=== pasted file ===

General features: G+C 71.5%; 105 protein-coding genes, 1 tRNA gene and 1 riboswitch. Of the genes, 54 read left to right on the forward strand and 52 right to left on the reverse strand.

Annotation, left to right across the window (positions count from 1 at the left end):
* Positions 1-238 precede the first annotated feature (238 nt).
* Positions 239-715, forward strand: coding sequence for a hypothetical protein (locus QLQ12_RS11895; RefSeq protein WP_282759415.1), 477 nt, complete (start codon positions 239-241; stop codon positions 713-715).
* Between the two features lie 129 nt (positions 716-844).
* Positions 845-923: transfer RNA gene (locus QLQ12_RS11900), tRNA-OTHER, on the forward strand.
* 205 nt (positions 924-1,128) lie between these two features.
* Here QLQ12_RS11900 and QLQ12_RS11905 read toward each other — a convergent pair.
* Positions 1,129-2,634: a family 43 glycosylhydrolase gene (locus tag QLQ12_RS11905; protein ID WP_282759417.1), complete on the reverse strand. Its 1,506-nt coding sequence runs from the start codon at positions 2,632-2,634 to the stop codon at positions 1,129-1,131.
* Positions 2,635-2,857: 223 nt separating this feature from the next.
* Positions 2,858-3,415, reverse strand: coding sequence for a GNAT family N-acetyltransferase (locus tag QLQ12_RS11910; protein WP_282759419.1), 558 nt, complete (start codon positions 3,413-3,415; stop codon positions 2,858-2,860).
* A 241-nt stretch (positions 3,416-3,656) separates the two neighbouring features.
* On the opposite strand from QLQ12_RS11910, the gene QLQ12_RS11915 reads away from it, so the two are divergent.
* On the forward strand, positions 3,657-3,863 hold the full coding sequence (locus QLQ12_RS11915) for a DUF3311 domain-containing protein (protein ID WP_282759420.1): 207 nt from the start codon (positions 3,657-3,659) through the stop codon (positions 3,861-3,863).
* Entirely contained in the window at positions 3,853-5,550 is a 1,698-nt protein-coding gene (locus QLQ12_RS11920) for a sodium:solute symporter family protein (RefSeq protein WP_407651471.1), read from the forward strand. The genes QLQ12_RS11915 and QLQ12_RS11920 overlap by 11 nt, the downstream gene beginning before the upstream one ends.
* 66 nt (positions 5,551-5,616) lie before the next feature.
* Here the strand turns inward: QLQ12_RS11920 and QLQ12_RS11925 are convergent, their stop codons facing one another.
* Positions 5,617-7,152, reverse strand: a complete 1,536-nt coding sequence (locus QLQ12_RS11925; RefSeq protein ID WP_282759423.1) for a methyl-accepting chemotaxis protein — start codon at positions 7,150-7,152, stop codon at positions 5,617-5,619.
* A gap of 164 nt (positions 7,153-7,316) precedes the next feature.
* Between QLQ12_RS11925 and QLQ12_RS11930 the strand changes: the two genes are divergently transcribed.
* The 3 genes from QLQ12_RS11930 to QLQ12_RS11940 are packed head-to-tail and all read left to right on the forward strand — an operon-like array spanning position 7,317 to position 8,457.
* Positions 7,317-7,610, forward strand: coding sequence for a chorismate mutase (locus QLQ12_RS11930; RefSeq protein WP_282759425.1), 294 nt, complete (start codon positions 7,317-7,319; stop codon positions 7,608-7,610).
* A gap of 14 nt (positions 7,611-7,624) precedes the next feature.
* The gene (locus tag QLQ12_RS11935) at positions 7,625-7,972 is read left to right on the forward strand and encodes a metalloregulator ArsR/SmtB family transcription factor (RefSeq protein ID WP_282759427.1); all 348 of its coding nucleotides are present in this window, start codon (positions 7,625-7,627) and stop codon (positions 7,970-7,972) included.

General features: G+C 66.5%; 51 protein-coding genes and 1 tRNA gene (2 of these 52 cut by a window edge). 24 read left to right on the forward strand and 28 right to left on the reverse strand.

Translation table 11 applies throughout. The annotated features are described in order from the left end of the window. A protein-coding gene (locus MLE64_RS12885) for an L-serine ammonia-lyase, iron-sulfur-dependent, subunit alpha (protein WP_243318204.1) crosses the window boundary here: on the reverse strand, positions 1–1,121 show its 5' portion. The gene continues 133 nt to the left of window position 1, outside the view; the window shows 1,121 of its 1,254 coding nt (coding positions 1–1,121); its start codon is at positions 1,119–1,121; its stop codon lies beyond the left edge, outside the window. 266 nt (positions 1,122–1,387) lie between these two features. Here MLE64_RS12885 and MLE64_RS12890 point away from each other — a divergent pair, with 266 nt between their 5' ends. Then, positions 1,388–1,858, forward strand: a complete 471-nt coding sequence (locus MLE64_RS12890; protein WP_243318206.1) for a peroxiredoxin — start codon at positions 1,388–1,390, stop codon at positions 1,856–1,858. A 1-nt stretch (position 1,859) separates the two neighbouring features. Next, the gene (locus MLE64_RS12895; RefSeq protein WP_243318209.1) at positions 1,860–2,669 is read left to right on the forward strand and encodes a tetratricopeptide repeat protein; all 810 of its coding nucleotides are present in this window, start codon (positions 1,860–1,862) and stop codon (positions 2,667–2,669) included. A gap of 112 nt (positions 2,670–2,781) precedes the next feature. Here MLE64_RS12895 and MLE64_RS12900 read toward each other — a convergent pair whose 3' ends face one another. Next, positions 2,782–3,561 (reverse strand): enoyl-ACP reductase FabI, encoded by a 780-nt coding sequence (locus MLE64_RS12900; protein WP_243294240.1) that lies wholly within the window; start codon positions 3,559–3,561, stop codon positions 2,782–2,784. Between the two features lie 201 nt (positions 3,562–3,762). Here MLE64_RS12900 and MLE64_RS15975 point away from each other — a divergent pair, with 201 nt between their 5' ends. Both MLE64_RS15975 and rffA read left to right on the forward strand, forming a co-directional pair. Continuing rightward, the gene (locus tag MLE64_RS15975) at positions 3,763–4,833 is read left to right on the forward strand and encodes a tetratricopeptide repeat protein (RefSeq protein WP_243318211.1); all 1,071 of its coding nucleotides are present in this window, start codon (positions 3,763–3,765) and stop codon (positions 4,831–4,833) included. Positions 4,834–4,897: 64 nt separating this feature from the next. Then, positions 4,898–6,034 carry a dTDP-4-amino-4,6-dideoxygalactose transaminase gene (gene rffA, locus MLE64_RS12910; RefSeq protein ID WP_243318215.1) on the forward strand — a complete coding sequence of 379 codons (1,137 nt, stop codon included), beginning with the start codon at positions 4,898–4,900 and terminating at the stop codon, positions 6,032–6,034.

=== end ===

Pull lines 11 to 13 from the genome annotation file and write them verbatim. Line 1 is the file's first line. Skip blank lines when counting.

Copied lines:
* Positions 2,858-3,415, reverse strand: coding sequence for a GNAT family N-acetyltransferase (locus tag QLQ12_RS11910; protein WP_282759419.1), 558 nt, complete (start codon positions 3,413-3,415; stop codon positions 2,858-2,860).
* A 241-nt stretch (positions 3,416-3,656) separates the two neighbouring features.
* On the opposite strand from QLQ12_RS11910, the gene QLQ12_RS11915 reads away from it, so the two are divergent.